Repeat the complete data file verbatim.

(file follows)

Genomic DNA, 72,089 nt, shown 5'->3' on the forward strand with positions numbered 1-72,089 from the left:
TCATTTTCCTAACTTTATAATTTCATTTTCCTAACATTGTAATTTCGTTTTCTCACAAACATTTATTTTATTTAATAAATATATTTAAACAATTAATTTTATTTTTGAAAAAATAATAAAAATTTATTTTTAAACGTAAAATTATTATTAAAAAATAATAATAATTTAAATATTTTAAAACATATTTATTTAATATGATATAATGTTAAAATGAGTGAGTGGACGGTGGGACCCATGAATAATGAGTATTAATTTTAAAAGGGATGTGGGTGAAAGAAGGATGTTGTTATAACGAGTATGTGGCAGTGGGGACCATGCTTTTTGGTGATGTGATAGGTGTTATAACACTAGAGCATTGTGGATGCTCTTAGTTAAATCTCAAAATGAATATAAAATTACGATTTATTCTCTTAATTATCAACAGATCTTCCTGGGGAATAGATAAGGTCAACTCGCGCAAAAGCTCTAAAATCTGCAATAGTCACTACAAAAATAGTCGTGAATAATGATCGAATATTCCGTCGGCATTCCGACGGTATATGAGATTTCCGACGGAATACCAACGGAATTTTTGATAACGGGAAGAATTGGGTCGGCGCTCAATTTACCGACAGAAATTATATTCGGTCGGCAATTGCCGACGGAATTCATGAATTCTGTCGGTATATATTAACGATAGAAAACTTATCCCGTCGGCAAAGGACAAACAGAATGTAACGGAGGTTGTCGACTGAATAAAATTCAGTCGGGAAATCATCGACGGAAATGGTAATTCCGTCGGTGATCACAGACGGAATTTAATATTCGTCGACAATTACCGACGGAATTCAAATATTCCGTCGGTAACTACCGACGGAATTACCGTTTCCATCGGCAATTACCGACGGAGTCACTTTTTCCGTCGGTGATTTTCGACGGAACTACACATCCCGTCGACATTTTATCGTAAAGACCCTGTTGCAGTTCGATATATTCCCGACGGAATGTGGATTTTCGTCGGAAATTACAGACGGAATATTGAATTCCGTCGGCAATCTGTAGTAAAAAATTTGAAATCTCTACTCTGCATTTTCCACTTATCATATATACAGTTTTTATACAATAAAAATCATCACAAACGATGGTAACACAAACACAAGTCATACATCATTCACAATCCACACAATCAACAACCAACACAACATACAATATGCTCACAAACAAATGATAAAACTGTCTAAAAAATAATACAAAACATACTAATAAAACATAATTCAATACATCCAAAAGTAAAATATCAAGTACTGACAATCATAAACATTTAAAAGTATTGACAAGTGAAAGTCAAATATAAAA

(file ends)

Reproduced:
Genomic DNA, 72,089 nt, shown 5'->3' on the forward strand with positions numbered 1-72,089 from the left:
TCATTTTCCTAACTTTATAATTTCATTTTCCTAACATTGTAATTTCGTTTTCTCACAAACATTTATTTTATTTAATAAATATATTTAAACAATTAATTTTATTTTTGAAAAAATAATAAAAATTTATTTTTAAACGTAAAATTATTATTAAAAAATAATAATAATTTAAATATTTTAAAACATATTTATTTAATATGATATAATGTTAAAATGAGTGAGTGGACGGTGGGACCCATGAATAATGAGTATTAATTTTAAAAGGGATGTGGGTGAAAGAAGGATGTTGTTATAACGAGTATGTGGCAGTGGGGACCATGCTTTTTGGTGATGTGATAGGTGTTATAACACTAGAGCATTGTGGATGCTCTTAGTTAAATCTCAAAATGAATATAAAATTACGATTTATTCTCTTAATTATCAACAGATCTTCCTGGGGAATAGATAAGGTCAACTCGCGCAAAAGCTCTAAAATCTGCAATAGTCACTACAAAAATAGTCGTGAATAATGATCGAATATTCCGTCGGCATTCCGACGGTATATGAGATTTCCGACGGAATACCAACGGAATTTTTGATAACGGGAAGAATTGGGTCGGCGCTCAATTTACCGACAGAAATTATATTCGGTCGGCAATTGCCGACGGAATTCATGAATTCTGTCGGTATATATTAACGATAGAAAACTTATCCCGTCGGCAAAGGACAAACAGAATGTAACGGAGGTTGTCGACTGAATAAAATTCAGTCGGGAAATCATCGACGGAAATGGTAATTCCGTCGGTGATCACAGACGGAATTTAATATTCGTCGACAATTACCGACGGAATTCAAATATTCCGTCGGTAACTACCGACGGAATTACCGTTTCCATCGGCAATTACCGACGGAGTCACTTTTTCCGTCGGTGATTTTCGACGGAACTACACATCCCGTCGACATTTTATCGTAAAGACCCTGTTGCAGTTCGATATATTCCCGACGGAATGTGGATTTTCGTCGGAAATTACAGACGGAATATTGAATTCCGTCGGCAATCTGTAGTAAAAAATTTGAAATCTCTACTCTGCATTTTCCACTTATCATATATACAGTTTTTATACAATAAAAATCATCACAAACGATGGTAACACAAACACAAGTCATACATCATTCACAATCCACACAATCAACAACCAACACAACATACAATATGCTCACAAACAAATGATAAAACTGTCTAAAAAATAATACAAAACATACTAATAAAACATAATTCAATACATCCAAAAGTAAAATATCAAGTACTGACAATCATAAACATTTAAAAGTATTGACAAGTGAAAGTCAAATATAAAA